You should already have everything set up for SSH, so I'm going to explain how to set up the server. I need to reupload all of my stuff somewhere because the only other place to get it is really slow (as in "not-working" slow), so you'll have to wait (again).

In the meantime, you can set up your NS.

You Will Need:
- A domain name (for the server that will run this)
- A remote (or not-on-the-machine-your-doing-this-on) DNS server
- A machine with a global IP that *isn't* behind a firewall
- This machine should be running a Posix OS, if not, GET ONE
- Said machine must also be running SSH, and preferably with pubkey authentication (don't know what that means? STOP READING)
- The Perl script and all of its dependencies (::Base64, ::DNS, etc.; if you're on a good Linux these should be easy to find and install)
- My Python script and bash script (the former is a better client, the latter *really* helps get this working)

First Steps
We need to set up our NS server. Get to your NS settings and add a subdomain (ie, tun.example.com) with an NS block that points to the domain name (ie, example.com, or ns.example.com for better results) of the server that you will run the tunnel from. That is all that is required of the remote DNS settings.

Now, get the Perl script running. I've provided in my 7zip a simple script that will do this for you, just change the domain.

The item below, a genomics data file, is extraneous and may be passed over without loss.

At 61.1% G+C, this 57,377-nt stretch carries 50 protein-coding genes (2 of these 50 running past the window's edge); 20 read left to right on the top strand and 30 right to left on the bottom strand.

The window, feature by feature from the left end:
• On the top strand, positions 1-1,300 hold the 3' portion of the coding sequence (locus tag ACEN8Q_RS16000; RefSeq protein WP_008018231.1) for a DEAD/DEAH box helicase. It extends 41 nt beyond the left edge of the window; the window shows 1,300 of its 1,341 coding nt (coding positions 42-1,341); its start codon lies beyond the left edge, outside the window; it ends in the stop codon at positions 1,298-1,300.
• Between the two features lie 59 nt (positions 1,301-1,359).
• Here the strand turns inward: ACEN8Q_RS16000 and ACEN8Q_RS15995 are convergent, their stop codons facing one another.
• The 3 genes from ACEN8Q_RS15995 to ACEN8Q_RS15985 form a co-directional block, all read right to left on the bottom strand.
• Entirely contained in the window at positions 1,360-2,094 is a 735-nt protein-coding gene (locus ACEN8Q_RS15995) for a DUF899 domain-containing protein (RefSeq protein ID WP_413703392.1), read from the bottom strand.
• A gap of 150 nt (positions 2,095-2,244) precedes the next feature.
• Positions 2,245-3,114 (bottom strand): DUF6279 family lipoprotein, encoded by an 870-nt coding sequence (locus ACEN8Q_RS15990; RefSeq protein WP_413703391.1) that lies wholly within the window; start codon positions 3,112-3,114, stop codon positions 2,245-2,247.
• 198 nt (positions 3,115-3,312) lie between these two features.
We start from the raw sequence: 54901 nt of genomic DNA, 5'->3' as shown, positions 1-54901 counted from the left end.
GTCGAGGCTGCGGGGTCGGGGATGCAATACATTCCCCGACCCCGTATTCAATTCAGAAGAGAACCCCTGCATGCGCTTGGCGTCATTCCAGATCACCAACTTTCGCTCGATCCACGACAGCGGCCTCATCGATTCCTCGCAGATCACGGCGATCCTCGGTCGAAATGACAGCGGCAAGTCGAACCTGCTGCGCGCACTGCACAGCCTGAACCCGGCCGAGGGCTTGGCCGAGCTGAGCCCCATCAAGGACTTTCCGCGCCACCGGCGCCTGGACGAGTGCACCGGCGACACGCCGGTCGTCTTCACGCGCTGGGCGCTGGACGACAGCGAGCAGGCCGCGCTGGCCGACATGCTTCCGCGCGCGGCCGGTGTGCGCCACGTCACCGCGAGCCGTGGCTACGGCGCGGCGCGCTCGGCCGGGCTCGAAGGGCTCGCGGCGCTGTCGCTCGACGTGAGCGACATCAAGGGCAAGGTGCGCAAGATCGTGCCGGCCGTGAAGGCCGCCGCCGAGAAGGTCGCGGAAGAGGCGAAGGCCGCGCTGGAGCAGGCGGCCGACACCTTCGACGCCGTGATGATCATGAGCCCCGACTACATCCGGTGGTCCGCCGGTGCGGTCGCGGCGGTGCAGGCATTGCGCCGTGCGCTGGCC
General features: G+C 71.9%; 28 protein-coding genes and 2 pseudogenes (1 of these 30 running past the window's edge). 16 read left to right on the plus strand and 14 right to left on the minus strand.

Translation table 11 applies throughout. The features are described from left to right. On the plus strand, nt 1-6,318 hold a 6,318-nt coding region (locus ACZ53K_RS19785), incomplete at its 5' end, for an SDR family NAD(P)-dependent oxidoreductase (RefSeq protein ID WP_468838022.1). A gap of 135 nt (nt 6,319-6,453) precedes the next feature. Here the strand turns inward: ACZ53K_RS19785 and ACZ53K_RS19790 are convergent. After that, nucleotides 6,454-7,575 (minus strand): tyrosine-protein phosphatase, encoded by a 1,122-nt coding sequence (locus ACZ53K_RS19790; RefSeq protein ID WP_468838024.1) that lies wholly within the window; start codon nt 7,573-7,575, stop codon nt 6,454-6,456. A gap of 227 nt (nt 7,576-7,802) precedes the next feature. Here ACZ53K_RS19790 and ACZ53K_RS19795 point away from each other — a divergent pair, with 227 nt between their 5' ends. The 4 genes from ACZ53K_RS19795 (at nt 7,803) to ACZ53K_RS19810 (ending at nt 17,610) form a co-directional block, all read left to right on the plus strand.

That should be it, your tunnel server is ready.

The Client
I have provided my own client, the original client, and a startup script for SSH that will help you out a lot. All you need to do is run this script and you should be done. If you're on Windows I don't know how to do this with PuTTY, please use Cygwin and you'll be able to run the script.

All my script does is start up SSH with the pipe/tunnel enabled. You can now point your SOCKS proxy client (ie, Firefox) just as you did in the last tutorial (note that I'm using port 8080 here) and you'll be done.

This is VERY VERY SLOW, I'm working on a new implementation that has significantly improved throughput and runs in C, which will make it a lot more efficient. DO NOT attempt to load multiple pages at once! One at a time, and let them load completely. I do not suggest trying to watch YouTube videos with this, but you can try. It's best for small things like IRC and SMTP (mail).

Get everything here (http://www.acm.uiuc.edu/%7Elange7/ssh_dns_tunnel.7z).
- Put the `dns` directory in your Python 2.5 "site-packages" directory (/usr/lib/python2.5/site-packages/ normally)
- Place sshns/ in your home directory
- Place pytun in your home directory
- Change sshns/droute.py so that `extension = "sshns.YOUR.SERVER.WITH.SUBDOMAIN"`
- Place sshns/ in your home directory
- Place dnstunserv in your home directory
- Edit dnstunserver so that "tun.EXAMPLE.COM" is your domain name and subdomain

Start the server:
Run `sudo ./dnstunserv` while in your home directory.

Start the client:
Run `./pytun` from in your home directory. If you don't eventually see "Interactive session started", `killall ssh python2.5` and try again. It can fail.